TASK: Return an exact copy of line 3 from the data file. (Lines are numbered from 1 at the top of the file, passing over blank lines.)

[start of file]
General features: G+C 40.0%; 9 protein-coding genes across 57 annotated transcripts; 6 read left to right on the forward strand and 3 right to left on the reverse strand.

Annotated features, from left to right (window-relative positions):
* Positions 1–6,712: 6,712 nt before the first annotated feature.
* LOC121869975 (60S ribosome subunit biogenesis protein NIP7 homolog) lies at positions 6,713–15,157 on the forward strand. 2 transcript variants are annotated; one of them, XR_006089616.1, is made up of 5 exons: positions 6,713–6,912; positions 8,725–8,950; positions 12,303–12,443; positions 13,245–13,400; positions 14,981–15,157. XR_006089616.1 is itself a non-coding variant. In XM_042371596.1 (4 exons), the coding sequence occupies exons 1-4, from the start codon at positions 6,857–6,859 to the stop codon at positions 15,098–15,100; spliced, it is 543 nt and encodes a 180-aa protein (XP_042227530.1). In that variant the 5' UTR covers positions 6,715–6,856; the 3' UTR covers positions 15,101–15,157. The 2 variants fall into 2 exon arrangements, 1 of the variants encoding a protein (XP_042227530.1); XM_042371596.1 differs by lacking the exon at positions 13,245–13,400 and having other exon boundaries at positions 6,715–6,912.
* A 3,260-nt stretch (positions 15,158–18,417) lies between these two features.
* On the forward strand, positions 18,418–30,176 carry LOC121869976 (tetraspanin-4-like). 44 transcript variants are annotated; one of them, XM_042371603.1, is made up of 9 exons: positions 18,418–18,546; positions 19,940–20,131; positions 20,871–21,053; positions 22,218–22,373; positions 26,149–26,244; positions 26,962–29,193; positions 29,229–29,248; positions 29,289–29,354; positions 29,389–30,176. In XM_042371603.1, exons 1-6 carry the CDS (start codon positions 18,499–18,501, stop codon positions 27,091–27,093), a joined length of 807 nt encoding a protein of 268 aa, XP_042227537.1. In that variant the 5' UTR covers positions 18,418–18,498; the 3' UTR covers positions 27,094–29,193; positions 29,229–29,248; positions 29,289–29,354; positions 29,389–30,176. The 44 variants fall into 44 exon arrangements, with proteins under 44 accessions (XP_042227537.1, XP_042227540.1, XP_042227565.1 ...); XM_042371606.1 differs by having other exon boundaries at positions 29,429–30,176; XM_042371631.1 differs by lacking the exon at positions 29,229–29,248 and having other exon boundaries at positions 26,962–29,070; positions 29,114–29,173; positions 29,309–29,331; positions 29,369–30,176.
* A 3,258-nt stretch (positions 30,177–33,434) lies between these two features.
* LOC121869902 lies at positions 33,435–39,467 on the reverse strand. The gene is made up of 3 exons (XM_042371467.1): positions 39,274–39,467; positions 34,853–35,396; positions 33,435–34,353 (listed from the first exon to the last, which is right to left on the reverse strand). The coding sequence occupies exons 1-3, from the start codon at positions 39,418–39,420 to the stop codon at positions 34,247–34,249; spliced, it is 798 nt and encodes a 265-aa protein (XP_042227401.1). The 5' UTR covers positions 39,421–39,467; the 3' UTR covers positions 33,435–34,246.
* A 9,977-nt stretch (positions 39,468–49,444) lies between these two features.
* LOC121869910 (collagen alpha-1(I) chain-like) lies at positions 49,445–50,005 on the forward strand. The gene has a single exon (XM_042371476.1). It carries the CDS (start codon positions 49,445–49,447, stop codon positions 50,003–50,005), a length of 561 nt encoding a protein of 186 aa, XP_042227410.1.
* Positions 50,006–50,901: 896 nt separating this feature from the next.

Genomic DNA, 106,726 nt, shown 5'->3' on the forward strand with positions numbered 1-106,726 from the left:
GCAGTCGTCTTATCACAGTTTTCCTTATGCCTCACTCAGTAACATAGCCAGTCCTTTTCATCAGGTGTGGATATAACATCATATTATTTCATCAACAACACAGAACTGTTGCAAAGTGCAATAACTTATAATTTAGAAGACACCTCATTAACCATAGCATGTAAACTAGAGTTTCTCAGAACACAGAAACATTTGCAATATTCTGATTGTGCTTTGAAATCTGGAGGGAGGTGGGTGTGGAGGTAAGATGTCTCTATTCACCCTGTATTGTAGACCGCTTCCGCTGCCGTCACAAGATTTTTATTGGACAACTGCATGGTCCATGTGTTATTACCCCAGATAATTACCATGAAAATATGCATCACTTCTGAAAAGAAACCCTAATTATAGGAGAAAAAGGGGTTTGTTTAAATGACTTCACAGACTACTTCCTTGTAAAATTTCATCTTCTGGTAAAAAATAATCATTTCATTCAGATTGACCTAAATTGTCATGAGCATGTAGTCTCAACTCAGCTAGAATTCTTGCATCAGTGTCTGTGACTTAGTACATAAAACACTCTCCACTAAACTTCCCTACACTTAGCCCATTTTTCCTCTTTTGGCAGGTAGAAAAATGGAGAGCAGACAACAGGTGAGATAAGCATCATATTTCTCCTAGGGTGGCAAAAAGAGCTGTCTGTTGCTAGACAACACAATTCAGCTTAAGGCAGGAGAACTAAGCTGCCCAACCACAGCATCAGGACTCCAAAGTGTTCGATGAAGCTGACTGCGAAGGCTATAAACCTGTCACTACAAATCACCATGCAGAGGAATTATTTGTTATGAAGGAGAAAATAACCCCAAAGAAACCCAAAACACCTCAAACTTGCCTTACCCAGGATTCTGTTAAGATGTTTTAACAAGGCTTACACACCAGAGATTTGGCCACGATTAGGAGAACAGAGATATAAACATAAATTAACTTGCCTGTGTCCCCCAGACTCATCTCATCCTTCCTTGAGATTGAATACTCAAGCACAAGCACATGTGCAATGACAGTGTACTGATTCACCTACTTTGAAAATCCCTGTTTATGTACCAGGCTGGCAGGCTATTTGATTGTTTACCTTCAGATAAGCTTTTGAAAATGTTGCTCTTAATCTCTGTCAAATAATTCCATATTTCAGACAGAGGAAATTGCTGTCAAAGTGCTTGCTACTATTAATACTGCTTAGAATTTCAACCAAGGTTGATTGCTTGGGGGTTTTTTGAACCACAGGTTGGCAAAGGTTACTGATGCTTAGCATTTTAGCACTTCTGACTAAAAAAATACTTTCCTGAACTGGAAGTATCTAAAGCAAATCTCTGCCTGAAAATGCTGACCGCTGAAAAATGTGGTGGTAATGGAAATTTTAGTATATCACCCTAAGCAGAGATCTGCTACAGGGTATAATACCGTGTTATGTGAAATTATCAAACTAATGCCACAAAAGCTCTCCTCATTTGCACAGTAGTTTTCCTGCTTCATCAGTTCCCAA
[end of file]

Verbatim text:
* Positions 1–6,712: 6,712 nt before the first annotated feature.